The Weather Station, whose 2021 album Ignorance is one of the most critically acclaimed records of the year, played their first show back in a festival in Quebec in July. 

“We had all just reached our two weeks post-vaccination time and we had a big rehearsal and we were all hugging and feeling so happy,” says Tamara Lindeman, the Toronto singer/songwriter behind the project. “Then we went to play the festival and people were sitting on patios and dancing and it felt so amazing, like ‘Yes, we’re back!’ Then two weeks later, the CDC [U.S. Centers for Disease Control and Prevention] report came out about the Delta variant and it felt like such a blow.”

Specifically, she says, she was caught by the fact that vaccinated people can still get and spread the virus – though it’s much less likely than for unvaccinated people and much less likely they’ll end up in hospital. 

Lindeman doesn’t necessarily feel scared or unsafe to play for people, especially if they’re vaccinated. Though breakthrough transmissions are more common than initially thought, the vast majority of people being admitted to hospitals, both in Canada and internationally, are unvaccinated. But there are other risks too: financial ones. 

There’s a much bigger chance of concerts being cancelled or postponed. There are also extra costs for COVID tests, which are generally required when crossing borders, and quarantine time if someone tests positive or comes into close contact with someone else who has. 

As bandleader, she’s responsible for the financial risk of that for herself and four other people, plus the burden of booking international flights in countries whose border entry policies might change; and making sure all the hotel, vehicle and booking is cancellable. Touring, especially for a working band like the Weather Station (they’ll play Toronto’s Danforth Music Hall on December 4), is already “a knife’s edge” when it comes to margins, she says, and now she has to think about all sorts of unforeseen public liability.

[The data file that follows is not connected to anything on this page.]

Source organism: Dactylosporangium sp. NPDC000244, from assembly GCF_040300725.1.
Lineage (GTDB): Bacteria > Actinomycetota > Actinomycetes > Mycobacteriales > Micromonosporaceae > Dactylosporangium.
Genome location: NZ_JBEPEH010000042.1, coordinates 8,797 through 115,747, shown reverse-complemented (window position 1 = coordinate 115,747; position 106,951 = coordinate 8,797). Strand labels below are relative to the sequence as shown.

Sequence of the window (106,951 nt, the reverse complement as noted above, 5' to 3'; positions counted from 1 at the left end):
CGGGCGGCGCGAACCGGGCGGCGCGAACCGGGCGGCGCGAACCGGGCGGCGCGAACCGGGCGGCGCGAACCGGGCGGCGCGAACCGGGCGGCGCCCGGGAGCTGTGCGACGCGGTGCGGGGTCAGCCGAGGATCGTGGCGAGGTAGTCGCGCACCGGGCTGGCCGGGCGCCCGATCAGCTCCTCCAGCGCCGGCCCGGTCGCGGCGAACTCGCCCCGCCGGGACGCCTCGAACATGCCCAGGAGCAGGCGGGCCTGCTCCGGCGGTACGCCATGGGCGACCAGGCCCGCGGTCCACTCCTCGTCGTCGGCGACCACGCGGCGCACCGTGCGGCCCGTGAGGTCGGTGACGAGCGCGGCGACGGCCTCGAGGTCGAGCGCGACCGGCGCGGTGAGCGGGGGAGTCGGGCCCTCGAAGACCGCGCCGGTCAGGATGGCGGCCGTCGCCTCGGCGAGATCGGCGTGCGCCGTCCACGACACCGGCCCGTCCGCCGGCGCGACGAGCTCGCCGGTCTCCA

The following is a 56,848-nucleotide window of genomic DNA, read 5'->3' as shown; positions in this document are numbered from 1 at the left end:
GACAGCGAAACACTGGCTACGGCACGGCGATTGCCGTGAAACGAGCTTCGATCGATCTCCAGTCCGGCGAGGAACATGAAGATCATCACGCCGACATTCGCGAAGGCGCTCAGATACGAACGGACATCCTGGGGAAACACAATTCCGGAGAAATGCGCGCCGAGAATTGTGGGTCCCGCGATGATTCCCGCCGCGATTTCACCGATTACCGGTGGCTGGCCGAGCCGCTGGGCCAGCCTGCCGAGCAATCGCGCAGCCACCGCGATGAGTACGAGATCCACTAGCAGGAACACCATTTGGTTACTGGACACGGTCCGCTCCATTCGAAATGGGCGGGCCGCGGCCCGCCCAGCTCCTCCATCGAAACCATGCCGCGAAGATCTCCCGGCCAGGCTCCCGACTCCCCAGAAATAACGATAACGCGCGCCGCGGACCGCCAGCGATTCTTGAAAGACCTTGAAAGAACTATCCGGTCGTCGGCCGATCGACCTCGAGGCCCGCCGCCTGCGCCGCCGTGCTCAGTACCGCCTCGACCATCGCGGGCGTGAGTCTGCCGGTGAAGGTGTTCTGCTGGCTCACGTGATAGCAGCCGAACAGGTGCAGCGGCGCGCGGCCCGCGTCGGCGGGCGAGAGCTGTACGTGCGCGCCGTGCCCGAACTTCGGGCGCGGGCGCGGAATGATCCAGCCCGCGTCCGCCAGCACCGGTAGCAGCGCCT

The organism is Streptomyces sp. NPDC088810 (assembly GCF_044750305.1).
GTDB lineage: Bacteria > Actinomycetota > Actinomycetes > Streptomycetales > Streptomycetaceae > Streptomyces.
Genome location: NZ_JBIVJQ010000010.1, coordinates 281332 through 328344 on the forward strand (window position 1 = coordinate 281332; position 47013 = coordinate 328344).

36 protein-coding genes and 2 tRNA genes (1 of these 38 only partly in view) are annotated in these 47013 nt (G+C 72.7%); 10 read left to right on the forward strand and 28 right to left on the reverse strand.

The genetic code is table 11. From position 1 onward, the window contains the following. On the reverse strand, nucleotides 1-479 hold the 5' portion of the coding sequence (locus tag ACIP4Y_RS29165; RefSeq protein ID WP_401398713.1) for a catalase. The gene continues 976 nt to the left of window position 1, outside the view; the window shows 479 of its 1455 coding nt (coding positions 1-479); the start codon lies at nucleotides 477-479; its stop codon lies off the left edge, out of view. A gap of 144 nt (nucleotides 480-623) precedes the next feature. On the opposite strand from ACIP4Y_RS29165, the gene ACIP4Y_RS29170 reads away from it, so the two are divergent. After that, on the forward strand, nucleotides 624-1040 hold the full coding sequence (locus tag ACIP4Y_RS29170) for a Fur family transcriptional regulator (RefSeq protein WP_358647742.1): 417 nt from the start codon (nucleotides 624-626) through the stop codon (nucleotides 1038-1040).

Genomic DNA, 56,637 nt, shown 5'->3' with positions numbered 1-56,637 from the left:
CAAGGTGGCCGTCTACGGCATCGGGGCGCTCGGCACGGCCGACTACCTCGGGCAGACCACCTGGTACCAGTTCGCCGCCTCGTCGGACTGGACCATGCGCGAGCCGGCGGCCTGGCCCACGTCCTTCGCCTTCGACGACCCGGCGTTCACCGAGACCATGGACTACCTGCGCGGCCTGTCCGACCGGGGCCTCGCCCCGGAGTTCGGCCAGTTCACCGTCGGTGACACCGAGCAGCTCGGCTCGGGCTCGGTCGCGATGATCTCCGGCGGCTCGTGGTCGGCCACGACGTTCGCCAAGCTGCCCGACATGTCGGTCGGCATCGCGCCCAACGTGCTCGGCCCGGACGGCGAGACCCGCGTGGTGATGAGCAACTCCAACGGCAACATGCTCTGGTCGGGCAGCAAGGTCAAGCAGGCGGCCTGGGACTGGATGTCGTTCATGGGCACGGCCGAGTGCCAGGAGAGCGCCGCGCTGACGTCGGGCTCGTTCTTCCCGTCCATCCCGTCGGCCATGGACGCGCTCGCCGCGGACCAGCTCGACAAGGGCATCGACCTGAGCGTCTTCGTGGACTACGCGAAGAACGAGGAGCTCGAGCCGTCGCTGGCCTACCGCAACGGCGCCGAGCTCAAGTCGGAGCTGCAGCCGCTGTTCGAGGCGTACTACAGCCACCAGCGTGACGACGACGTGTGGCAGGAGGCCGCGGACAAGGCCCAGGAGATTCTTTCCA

“The financial risk for everyone is so complex,” she says. “Venues, promoters, bands, musicians, booking agents, managers – it’s such an ecosystem that I don’t think people think about. They think of [live music] like a fun frill, but for those of us who are doing it, it’s not a frill. It’s important.”

Samuel Engelking

Masked fans arrive for a concert at Budweiser Stage.

Venues go local as big acts cancel

Get ready for something you’ve probably gotten used to over the last 17 months: more postponements and cancellations. 

Though Ontario has surpassed the 75 per cent vaccination goal that should have triggered the removal of step 3 restrictions – when it comes to music, that’s 25 per cent capacity for nightclubs, 50 per cent for indoor concert venues and bars and 75 per cent for outdoor concerts – Ontario’s Chief Medical Officer of Health Kieran Moore announced that we would stay in this phase while we get ready for a “tough fall and winter.”

Music venues have been frustrated since the beginning of the pandemic at the lack of prior notice from the government throughout the various stages of reopening. Rarely do they have a chance to plan ahead, which is crucial for concert booking. Twice, they’ve even had to shut down virtual and livestream performances. 

Shaun Bowring, owner of the Garrison and Baby G and a leader of the Love You Live Toronto venue operator group, says most spots were counting on being able to open at or near 100 per cent capacity by October. It looks unlikely that will happen. 

In the meantime, concert calendars are filled with local and Canadian acts – including the Garrison’s Alive reopening series, which will start in late September. The nightclub Coda reopened with an all-local series called Reboot. And the Axis Club, the new identity of the former Mod Club, will also highlight local acts with the All Axis Festival, which starts September 9 and will run in a hybrid in-person/online format.  

This week (September 2) at Budweiser Stage, Maroon 5 will become the first major American act to play in Canada since the pandemic started, which will require them to submit proof of vaccination and a negative COVID test. There are big international acts booked all over the city – from Justin Bieber to Sepultura – from September until well into 2022, but if we’re still in step 3 by then, there’s a very good chance they get postponed or cancelled. 

“The current indefinite step 3 policy will result in mass touring concert postponements and mega cancellations throughout the fall,” warns Jeff Cohen, owner of the Horseshoe Tavern and concert promotion company Collective Concerts. “It’s killing off the live music industry [in Toronto].”

Indoor venues are currently allowed to operate at 50 per cent capacity, but other restrictions like distanced seating and reserved tables mean the number is often much smaller than that. The Horseshoe has welcomed the audience back for recent concerts (this Saturday, they’ll have comedian Shaun Majumder and later acts like the Manvils, Falcon Jane and UIC), but with tables filling the famous checkerboard floor, Cohen says the real capacity is something closer to 17-23 per cent.